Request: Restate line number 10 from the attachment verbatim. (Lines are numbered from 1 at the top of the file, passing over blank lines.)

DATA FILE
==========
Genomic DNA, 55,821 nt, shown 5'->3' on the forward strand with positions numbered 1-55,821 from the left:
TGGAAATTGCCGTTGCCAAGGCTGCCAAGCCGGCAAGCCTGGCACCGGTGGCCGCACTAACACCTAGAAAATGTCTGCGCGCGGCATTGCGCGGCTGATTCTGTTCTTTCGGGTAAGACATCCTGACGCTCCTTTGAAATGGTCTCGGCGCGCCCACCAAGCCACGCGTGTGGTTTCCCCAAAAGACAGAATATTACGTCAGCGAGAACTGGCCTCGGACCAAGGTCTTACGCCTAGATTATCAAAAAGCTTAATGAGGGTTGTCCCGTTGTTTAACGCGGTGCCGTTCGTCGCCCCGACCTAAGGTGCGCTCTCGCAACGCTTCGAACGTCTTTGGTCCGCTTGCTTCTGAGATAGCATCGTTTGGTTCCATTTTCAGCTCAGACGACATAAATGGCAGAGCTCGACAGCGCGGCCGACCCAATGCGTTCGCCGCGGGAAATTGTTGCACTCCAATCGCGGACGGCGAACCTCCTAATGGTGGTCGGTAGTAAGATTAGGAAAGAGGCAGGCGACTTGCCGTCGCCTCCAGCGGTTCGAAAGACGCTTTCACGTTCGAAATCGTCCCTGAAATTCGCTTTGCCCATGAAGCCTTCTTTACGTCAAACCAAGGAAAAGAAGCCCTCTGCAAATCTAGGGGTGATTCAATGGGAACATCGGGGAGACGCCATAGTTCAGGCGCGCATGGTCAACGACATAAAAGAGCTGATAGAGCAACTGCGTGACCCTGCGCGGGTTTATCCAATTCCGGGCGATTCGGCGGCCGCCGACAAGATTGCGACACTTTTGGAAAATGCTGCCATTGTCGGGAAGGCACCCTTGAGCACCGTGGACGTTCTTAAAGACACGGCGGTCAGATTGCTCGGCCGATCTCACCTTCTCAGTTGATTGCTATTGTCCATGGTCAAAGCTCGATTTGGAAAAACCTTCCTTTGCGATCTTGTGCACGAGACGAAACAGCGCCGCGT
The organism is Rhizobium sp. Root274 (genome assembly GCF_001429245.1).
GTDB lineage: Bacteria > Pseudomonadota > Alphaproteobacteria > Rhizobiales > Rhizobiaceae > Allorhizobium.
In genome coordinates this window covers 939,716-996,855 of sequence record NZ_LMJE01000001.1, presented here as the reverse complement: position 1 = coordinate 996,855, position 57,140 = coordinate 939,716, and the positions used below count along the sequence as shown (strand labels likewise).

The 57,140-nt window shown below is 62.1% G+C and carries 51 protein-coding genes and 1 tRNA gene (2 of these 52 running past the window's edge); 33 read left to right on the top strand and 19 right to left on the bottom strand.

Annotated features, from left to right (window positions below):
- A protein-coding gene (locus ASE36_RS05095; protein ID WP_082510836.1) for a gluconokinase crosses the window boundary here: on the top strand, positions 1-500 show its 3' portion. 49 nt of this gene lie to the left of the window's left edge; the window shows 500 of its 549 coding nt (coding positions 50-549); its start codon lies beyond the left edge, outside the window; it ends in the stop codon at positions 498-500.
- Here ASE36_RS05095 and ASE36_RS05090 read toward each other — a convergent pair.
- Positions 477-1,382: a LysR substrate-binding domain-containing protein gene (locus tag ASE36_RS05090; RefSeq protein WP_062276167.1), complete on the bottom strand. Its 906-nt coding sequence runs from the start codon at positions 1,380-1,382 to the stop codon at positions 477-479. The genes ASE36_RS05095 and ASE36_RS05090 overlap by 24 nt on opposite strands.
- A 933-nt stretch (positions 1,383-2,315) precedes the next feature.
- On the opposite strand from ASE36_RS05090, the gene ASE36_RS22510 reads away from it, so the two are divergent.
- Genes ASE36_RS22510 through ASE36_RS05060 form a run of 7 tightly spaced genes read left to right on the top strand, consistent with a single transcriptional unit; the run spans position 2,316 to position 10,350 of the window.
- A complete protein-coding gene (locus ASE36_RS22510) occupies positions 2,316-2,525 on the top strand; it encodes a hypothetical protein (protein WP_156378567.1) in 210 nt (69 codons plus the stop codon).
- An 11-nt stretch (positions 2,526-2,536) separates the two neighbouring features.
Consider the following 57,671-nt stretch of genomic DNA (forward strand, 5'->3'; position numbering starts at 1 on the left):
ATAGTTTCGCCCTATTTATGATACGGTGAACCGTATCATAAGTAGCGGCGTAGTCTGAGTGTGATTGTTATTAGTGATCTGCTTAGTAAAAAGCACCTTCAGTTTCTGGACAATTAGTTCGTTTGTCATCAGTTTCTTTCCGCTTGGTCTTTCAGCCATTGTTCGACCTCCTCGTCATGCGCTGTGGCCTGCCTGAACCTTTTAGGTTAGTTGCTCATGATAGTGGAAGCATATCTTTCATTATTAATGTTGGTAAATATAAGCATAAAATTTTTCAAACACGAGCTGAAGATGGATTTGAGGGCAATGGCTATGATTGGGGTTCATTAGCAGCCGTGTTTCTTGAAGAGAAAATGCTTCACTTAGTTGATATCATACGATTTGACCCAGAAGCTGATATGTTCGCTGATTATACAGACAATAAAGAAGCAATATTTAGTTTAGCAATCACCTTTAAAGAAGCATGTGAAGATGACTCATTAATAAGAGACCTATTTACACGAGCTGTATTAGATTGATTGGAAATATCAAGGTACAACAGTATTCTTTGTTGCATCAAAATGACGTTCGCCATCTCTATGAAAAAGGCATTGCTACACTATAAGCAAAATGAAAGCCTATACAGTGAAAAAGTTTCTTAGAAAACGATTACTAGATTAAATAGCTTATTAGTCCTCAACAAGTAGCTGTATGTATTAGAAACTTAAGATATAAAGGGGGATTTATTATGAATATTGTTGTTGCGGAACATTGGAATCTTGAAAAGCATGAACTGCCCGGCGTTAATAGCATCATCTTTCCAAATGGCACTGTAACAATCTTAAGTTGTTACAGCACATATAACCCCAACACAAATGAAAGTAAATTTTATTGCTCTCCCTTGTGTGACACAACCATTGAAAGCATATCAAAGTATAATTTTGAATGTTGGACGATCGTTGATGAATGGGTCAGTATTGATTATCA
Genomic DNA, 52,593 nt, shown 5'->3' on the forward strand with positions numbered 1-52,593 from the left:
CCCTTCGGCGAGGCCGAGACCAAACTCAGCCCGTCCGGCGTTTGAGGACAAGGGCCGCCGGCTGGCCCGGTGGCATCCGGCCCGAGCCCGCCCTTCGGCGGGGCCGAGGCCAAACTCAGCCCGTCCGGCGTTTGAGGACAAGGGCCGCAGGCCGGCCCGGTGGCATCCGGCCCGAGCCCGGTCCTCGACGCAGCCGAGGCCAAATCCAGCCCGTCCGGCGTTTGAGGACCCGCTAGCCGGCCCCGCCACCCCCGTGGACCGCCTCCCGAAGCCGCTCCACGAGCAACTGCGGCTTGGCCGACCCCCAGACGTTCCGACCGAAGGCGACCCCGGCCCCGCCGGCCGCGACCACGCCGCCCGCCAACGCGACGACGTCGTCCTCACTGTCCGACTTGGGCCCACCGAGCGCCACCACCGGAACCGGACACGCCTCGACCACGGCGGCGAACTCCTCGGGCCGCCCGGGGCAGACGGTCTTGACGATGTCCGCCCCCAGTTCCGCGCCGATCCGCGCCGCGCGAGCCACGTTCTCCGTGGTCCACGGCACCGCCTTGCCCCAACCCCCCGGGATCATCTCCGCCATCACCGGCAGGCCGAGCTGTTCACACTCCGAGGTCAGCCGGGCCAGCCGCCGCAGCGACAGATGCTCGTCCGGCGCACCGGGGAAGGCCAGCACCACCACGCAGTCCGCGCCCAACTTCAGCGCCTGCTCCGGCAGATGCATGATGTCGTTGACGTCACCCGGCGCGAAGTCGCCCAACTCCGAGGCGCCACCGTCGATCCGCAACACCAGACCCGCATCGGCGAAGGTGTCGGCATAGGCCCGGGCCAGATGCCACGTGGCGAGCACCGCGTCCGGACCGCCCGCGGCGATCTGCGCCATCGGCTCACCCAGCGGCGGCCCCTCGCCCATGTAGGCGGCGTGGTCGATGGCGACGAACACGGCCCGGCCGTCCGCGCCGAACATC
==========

- Positions 477-1,382: a LysR substrate-binding domain-containing protein gene (locus tag ASE36_RS05090; RefSeq protein WP_062276167.1), complete on the bottom strand. Its 906-nt coding sequence runs from the start codon at positions 1,380-1,382 to the stop codon at positions 477-479. The genes ASE36_RS05095 and ASE36_RS05090 overlap by 24 nt on opposite strands.